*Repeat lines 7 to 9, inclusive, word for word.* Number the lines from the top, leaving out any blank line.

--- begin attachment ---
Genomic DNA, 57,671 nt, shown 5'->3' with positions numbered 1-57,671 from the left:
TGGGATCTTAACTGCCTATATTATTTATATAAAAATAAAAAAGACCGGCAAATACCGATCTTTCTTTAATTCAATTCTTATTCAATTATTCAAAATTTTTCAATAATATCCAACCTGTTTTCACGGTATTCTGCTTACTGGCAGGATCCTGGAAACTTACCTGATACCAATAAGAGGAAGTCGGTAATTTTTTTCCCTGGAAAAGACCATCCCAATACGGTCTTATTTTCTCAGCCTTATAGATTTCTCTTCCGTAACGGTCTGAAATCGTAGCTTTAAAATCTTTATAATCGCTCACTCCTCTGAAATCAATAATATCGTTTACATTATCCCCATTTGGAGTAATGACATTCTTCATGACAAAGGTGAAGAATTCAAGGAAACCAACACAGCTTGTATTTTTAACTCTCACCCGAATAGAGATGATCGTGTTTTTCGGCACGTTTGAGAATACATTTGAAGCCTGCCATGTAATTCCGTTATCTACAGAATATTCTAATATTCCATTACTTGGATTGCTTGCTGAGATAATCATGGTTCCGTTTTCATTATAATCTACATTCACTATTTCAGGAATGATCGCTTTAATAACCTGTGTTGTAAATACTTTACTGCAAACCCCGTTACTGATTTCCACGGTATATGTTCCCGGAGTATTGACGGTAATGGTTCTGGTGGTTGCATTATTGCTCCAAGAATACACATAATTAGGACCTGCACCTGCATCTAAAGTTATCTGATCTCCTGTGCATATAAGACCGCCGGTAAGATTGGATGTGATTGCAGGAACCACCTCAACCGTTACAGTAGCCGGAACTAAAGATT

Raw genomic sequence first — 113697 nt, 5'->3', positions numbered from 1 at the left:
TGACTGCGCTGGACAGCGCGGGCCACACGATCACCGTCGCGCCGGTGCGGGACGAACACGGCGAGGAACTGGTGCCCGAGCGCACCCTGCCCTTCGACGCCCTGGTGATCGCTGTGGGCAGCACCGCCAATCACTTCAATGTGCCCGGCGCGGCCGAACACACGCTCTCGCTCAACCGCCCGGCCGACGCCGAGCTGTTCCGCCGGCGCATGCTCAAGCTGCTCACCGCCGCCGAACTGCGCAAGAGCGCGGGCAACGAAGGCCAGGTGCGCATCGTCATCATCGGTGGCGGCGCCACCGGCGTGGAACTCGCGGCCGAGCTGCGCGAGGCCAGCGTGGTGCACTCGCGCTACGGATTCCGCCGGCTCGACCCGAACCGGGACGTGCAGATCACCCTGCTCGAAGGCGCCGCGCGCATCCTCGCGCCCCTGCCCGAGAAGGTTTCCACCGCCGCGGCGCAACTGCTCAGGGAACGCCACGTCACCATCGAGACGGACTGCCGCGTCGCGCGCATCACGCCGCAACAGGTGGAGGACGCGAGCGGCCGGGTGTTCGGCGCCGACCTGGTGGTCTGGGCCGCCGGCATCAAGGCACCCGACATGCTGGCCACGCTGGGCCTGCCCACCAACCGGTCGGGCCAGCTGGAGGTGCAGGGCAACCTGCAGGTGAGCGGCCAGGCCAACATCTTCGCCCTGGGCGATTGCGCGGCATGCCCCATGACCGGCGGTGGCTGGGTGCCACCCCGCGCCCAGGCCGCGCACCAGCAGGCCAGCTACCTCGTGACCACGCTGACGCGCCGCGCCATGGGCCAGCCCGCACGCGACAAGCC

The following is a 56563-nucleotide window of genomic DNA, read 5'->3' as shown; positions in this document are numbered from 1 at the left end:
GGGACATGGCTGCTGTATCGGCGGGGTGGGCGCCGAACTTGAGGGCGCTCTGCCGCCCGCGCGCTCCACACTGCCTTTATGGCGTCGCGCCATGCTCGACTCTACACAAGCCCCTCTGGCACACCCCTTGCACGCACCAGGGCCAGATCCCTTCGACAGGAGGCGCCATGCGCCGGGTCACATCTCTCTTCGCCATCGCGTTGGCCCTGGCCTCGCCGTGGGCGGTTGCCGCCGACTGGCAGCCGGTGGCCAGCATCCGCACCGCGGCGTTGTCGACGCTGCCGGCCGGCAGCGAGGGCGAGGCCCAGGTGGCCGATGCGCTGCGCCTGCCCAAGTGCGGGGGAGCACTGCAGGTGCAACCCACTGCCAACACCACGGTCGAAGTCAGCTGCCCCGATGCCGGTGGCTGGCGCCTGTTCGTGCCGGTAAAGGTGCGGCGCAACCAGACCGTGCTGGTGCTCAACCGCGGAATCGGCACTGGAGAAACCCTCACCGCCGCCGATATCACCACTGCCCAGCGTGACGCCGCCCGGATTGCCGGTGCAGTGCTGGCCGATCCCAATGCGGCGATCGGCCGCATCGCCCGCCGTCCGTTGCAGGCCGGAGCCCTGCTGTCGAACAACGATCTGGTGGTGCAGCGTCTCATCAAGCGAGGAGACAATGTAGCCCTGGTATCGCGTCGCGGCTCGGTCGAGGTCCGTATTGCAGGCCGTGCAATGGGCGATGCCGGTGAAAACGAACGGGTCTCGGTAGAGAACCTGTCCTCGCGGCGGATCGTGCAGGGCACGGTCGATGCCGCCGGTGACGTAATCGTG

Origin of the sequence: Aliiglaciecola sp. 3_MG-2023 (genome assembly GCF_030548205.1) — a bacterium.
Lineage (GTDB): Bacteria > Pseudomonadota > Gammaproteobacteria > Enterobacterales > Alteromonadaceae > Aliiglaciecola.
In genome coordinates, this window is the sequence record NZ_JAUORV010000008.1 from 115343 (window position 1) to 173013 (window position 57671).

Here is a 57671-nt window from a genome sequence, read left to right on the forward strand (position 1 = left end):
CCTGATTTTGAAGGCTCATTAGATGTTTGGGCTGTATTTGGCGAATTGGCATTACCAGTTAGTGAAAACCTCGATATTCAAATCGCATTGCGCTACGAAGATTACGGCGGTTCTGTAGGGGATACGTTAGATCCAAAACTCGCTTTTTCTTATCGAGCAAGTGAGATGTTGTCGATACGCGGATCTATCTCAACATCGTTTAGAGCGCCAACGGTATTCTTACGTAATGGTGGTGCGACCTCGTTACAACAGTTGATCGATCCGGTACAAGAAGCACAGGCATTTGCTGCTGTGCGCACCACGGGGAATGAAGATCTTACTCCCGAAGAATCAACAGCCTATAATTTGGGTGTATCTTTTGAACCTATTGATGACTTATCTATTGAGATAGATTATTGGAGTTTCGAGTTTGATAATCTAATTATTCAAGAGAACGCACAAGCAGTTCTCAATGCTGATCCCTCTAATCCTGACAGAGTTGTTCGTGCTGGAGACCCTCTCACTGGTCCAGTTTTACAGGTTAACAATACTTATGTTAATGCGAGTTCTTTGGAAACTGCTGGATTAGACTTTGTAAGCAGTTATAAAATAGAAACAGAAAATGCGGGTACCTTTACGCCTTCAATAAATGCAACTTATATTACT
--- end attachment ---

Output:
Origin of the sequence: Aliiglaciecola sp. 3_MG-2023 (genome assembly GCF_030548205.1) — a bacterium.
Lineage (GTDB): Bacteria > Pseudomonadota > Gammaproteobacteria > Enterobacterales > Alteromonadaceae > Aliiglaciecola.
In genome coordinates, this window is the sequence record NZ_JAUORV010000008.1 from 115343 (window position 1) to 173013 (window position 57671).